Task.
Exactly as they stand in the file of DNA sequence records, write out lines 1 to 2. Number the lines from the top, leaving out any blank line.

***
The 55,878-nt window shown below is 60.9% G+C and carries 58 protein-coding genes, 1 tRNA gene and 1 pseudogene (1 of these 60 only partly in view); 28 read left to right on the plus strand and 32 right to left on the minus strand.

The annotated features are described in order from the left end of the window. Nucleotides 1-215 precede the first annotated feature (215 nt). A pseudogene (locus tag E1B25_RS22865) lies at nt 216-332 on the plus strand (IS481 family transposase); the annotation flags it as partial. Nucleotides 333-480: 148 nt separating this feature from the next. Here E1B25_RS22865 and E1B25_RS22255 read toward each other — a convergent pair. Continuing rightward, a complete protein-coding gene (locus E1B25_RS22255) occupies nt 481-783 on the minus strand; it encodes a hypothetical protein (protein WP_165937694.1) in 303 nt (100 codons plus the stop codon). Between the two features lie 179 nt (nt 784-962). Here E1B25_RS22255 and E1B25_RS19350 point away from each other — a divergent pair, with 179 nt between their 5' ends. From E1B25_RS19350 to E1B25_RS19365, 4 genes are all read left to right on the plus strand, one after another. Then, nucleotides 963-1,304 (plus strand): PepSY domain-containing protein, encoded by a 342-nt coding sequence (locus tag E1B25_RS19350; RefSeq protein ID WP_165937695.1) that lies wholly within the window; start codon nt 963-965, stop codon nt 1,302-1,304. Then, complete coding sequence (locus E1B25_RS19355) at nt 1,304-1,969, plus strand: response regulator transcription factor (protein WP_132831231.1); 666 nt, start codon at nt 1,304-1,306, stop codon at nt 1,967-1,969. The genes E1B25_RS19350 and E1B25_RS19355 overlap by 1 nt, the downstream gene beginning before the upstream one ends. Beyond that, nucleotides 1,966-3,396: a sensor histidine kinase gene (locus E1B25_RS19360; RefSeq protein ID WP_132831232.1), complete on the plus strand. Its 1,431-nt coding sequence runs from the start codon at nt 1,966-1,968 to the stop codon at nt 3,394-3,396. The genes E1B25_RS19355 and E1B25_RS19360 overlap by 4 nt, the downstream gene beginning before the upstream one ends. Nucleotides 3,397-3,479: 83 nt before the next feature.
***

The 55,878-nt window shown below is 60.9% G+C and carries 58 protein-coding genes, 1 tRNA gene and 1 pseudogene (1 of these 60 only partly in view); 28 read left to right on the plus strand and 32 right to left on the minus strand.

The annotated features are described in order from the left end of the window. Nucleotides 1-215 precede the first annotated feature (215 nt). A pseudogene (locus tag E1B25_RS22865) lies at nt 216-332 on the plus strand (IS481 family transposase); the annotation flags it as partial. Nucleotides 333-480: 148 nt separating this feature from the next. Here E1B25_RS22865 and E1B25_RS22255 read toward each other — a convergent pair. Continuing rightward, a complete protein-coding gene (locus E1B25_RS22255) occupies nt 481-783 on the minus strand; it encodes a hypothetical protein (protein WP_165937694.1) in 303 nt (100 codons plus the stop codon). Between the two features lie 179 nt (nt 784-962). Here E1B25_RS22255 and E1B25_RS19350 point away from each other — a divergent pair, with 179 nt between their 5' ends. From E1B25_RS19350 to E1B25_RS19365, 4 genes are all read left to right on the plus strand, one after another. Then, nucleotides 963-1,304 (plus strand): PepSY domain-containing protein, encoded by a 342-nt coding sequence (locus tag E1B25_RS19350; RefSeq protein ID WP_165937695.1) that lies wholly within the window; start codon nt 963-965, stop codon nt 1,302-1,304. Then, complete coding sequence (locus E1B25_RS19355) at nt 1,304-1,969, plus strand: response regulator transcription factor (protein WP_132831231.1); 666 nt, start codon at nt 1,304-1,306, stop codon at nt 1,967-1,969. The genes E1B25_RS19350 and E1B25_RS19355 overlap by 1 nt, the downstream gene beginning before the upstream one ends. Beyond that, nucleotides 1,966-3,396: a sensor histidine kinase gene (locus E1B25_RS19360; RefSeq protein ID WP_132831232.1), complete on the plus strand. Its 1,431-nt coding sequence runs from the start codon at nt 1,966-1,968 to the stop codon at nt 3,394-3,396. The genes E1B25_RS19355 and E1B25_RS19360 overlap by 4 nt, the downstream gene beginning before the upstream one ends. Nucleotides 3,397-3,479: 83 nt before the next feature.